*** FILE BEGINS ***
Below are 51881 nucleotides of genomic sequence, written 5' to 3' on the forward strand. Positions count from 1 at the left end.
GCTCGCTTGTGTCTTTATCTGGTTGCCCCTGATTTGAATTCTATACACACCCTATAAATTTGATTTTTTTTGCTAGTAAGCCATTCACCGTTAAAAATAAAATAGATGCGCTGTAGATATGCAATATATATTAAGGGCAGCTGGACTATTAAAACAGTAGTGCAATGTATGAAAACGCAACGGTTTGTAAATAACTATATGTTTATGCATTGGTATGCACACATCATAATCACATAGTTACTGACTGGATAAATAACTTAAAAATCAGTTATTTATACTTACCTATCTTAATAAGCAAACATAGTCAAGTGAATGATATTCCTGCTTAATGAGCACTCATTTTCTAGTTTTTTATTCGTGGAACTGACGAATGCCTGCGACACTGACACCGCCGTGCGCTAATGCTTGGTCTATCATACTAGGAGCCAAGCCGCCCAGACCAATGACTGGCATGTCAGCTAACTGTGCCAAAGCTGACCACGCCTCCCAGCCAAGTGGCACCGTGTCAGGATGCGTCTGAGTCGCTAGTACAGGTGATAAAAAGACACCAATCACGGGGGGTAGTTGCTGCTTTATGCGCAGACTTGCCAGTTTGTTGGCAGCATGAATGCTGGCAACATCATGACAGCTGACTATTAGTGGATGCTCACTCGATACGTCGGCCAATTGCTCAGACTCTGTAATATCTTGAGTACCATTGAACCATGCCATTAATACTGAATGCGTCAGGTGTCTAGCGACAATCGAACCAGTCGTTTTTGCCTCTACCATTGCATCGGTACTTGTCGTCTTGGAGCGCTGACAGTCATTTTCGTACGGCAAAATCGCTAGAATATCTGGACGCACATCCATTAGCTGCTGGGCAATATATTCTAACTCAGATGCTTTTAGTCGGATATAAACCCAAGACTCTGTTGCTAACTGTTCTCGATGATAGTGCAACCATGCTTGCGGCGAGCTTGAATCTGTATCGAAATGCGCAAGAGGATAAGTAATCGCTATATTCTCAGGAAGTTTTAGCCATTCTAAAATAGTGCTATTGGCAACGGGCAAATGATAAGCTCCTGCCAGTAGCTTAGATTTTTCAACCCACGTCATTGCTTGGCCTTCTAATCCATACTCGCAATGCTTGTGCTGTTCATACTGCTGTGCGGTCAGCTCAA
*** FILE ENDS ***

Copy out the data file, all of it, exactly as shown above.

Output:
Below are 51881 nucleotides of genomic sequence, written 5' to 3' on the forward strand. Positions count from 1 at the left end.
GCTCGCTTGTGTCTTTATCTGGTTGCCCCTGATTTGAATTCTATACACACCCTATAAATTTGATTTTTTTTGCTAGTAAGCCATTCACCGTTAAAAATAAAATAGATGCGCTGTAGATATGCAATATATATTAAGGGCAGCTGGACTATTAAAACAGTAGTGCAATGTATGAAAACGCAACGGTTTGTAAATAACTATATGTTTATGCATTGGTATGCACACATCATAATCACATAGTTACTGACTGGATAAATAACTTAAAAATCAGTTATTTATACTTACCTATCTTAATAAGCAAACATAGTCAAGTGAATGATATTCCTGCTTAATGAGCACTCATTTTCTAGTTTTTTATTCGTGGAACTGACGAATGCCTGCGACACTGACACCGCCGTGCGCTAATGCTTGGTCTATCATACTAGGAGCCAAGCCGCCCAGACCAATGACTGGCATGTCAGCTAACTGTGCCAAAGCTGACCACGCCTCCCAGCCAAGTGGCACCGTGTCAGGATGCGTCTGAGTCGCTAGTACAGGTGATAAAAAGACACCAATCACGGGGGGTAGTTGCTGCTTTATGCGCAGACTTGCCAGTTTGTTGGCAGCATGAATGCTGGCAACATCATGACAGCTGACTATTAGTGGATGCTCACTCGATACGTCGGCCAATTGCTCAGACTCTGTAATATCTTGAGTACCATTGAACCATGCCATTAATACTGAATGCGTCAGGTGTCTAGCGACAATCGAACCAGTCGTTTTTGCCTCTACCATTGCATCGGTACTTGTCGTCTTGGAGCGCTGACAGTCATTTTCGTACGGCAAAATCGCTAGAATATCTGGACGCACATCCATTAGCTGCTGGGCAATATATTCTAACTCAGATGCTTTTAGTCGGATATAAACCCAAGACTCTGTTGCTAACTGTTCTCGATGATAGTGCAACCATGCTTGCGGCGAGCTTGAATCTGTATCGAAATGCGCAAGAGGATAAGTAATCGCTATATTCTCAGGAAGTTTTAGCCATTCTAAAATAGTGCTATTGGCAACGGGCAAATGATAAGCTCCTGCCAGTAGCTTAGATTTTTCAACCCACGTCATTGCTTGGCCTTCTAATCCATACTCGCAATGCTTGTGCTGTTCATACTGCTGTGCGGTCAGCTCAA